Commission in Elections (Comelec) officials on Thursday denied allegations that the official ballots for the May 13 midterm polls had been pre-shaded with ultraviolet (UV) marks. These UV marks are among the security features of the official ballots for the elections.
“We tested, but the supposed UV marks were not read by the vote-counting machine. The VCM actually looks for black ink—the real ink, not invisible,” stated Jose Tolentino Jr., Comelec executive director, at a press briefing.
Tolentino issued the statement after a video was supposedly uploaded online and showed a ballot with UV marks for certain candidates, “It was obviously a staged video because the ballot that was used did not have the QR (Quick Response) code.”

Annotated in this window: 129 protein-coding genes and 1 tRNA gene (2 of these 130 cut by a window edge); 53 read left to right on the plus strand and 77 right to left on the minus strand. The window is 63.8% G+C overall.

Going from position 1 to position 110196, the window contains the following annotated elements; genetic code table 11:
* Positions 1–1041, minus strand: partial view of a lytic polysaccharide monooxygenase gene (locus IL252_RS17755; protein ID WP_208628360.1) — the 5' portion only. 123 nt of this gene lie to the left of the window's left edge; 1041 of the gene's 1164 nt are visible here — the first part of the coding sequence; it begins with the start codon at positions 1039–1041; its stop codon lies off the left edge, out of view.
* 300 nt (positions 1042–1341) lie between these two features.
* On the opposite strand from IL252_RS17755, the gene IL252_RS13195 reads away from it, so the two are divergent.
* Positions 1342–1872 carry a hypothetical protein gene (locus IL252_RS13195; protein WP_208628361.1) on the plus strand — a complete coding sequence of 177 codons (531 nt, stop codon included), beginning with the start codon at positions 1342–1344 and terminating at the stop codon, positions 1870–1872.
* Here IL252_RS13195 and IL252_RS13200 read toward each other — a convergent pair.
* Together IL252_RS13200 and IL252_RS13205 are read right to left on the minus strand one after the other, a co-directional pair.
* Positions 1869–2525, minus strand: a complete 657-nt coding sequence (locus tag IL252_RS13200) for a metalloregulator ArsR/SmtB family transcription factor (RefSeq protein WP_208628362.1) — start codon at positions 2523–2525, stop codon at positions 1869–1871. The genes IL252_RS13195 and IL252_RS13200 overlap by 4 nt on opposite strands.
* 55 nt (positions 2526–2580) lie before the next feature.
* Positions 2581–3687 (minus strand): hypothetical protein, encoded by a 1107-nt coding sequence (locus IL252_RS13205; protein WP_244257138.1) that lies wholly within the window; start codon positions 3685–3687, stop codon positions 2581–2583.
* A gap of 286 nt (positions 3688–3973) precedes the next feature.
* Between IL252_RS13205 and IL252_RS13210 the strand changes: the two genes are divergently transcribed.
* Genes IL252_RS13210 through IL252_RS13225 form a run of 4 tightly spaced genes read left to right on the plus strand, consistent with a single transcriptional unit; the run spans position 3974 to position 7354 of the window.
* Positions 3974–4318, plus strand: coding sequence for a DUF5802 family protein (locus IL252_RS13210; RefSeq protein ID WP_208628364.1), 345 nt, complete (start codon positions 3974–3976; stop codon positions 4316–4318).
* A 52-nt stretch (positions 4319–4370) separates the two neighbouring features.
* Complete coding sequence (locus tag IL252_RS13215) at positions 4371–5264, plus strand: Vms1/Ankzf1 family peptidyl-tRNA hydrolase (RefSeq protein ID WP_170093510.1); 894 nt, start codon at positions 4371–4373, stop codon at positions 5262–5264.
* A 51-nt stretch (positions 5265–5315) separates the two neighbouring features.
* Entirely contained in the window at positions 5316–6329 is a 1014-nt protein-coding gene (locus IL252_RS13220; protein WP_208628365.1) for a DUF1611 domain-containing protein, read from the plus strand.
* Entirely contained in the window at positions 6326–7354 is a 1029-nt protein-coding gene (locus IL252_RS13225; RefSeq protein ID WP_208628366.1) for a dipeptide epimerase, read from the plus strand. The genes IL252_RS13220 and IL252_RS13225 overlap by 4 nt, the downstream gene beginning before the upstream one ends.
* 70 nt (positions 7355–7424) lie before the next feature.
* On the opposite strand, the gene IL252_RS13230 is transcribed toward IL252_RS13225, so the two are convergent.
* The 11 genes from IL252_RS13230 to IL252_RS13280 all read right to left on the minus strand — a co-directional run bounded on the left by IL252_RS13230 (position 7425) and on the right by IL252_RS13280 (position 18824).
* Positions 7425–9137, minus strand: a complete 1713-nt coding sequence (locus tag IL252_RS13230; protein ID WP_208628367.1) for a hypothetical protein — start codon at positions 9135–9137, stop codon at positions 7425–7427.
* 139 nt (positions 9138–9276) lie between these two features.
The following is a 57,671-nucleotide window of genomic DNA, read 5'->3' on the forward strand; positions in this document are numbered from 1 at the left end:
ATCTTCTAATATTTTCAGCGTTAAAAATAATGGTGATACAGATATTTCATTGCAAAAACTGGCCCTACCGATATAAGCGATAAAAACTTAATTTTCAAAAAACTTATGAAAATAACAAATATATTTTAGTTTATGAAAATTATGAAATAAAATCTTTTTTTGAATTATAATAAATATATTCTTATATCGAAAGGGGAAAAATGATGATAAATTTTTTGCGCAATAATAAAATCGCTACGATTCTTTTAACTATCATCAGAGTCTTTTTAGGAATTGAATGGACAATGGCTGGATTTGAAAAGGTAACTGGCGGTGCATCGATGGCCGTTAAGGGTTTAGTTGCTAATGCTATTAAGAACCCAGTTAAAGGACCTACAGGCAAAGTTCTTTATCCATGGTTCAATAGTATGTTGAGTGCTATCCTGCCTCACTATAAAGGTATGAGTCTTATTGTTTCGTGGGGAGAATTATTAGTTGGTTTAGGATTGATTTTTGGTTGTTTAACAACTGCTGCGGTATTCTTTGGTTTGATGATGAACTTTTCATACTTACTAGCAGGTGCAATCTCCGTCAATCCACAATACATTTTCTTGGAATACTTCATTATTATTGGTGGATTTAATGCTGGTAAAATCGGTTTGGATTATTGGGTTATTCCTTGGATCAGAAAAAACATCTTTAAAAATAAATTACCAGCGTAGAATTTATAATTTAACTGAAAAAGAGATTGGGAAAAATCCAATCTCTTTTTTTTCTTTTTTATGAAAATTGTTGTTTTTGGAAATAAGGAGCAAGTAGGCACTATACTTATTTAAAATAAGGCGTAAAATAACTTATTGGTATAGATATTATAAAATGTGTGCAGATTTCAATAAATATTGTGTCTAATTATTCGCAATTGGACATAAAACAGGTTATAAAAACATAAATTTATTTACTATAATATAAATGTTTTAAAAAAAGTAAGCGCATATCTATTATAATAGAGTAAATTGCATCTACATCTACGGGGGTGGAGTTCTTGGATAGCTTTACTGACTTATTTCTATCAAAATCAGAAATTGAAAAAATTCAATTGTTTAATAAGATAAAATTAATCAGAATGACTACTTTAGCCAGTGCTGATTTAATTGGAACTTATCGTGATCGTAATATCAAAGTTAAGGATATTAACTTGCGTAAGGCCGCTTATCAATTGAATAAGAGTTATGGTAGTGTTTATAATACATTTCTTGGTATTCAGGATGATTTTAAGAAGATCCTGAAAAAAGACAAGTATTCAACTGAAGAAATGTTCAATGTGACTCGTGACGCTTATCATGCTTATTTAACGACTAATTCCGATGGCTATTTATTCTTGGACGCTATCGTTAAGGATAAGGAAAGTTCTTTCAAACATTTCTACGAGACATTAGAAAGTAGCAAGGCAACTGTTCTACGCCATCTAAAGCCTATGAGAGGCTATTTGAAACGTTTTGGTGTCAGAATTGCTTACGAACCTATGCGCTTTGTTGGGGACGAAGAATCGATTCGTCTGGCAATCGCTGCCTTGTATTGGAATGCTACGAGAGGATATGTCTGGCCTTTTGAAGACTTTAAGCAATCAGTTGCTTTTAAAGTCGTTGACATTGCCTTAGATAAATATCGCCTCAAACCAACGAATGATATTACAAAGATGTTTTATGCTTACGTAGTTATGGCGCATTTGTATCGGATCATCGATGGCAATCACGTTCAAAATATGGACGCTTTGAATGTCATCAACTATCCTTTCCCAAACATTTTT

The alleged paper was also not an official ballot because it did not bear other security marks, he cited.
There were no UV marks were placed on any oval on the official ballots and even if there were, they would not be read by the VCM, as the poll official noted.
Comelec earlier stated it may hold individuals liable for those who engage in “dishonorable acts of dishonesty” that negate public trust in the processes of the country’s democratic elections.
In the interim, Comelec deposited in escrow the source codes of the lingering components of the automated election system at the Bangko Sentral ng Pilipinas on Thursday.
These source codes are for the rebuild of the operating system image for the Consolidation and Canvassing System that will be used in newly purchased laptops and printers, transmission router and the domain name server janitor